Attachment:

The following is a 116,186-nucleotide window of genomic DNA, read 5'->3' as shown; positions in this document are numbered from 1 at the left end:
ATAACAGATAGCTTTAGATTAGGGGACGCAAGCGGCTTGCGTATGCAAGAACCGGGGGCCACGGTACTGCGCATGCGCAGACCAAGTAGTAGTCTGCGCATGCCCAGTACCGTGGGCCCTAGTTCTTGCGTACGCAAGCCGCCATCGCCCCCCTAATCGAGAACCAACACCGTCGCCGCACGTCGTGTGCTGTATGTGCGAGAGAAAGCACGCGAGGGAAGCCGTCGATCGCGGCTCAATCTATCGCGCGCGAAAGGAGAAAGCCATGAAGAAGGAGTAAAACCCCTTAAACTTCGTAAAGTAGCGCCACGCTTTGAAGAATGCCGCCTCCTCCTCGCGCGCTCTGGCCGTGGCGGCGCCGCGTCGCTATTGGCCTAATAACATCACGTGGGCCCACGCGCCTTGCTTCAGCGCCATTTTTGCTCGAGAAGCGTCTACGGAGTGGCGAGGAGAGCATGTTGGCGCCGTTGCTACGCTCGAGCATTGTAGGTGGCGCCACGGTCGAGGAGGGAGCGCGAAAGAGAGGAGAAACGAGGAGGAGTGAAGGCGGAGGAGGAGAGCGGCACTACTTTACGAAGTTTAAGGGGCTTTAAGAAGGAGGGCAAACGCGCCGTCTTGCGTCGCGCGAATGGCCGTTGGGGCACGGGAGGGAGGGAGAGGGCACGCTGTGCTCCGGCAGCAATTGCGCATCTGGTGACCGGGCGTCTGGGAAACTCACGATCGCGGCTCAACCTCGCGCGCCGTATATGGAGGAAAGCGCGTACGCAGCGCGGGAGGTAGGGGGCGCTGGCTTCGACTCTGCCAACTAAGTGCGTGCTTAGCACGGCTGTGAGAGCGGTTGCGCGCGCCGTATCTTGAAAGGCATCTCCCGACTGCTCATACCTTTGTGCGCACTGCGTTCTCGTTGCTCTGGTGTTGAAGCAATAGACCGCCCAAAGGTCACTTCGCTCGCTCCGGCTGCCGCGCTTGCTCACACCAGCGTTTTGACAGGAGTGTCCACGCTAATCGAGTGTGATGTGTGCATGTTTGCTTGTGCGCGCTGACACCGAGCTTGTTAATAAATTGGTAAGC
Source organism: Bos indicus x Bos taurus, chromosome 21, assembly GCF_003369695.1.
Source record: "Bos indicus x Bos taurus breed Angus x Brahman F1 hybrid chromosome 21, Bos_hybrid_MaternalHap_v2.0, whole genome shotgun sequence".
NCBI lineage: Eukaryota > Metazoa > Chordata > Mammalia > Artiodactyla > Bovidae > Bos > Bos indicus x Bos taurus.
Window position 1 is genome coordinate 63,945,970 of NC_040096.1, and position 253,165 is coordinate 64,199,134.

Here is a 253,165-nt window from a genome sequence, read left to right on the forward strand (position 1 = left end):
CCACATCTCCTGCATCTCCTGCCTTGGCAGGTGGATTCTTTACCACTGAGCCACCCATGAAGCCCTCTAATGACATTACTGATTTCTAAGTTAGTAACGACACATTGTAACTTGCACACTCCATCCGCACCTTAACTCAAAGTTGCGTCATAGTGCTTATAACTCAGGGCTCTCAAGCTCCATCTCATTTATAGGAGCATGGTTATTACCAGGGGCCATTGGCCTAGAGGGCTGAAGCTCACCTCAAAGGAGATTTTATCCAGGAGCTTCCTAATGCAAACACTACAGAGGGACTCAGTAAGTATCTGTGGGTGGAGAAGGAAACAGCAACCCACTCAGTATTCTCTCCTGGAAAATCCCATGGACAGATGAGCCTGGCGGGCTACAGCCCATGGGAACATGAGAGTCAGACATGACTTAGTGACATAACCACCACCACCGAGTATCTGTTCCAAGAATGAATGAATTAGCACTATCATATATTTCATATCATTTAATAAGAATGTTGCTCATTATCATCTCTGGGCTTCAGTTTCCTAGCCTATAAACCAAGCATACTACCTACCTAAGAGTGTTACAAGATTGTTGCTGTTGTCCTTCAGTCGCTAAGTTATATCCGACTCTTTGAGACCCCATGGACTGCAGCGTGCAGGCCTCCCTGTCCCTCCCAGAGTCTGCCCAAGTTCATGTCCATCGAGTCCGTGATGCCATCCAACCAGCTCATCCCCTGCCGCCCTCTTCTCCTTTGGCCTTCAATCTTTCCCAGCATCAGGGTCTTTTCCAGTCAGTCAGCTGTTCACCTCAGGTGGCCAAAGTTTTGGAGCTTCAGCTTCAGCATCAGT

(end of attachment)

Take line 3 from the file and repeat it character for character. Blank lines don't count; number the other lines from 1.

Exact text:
Source organism: Bos indicus x Bos taurus, chromosome 21, assembly GCF_003369695.1.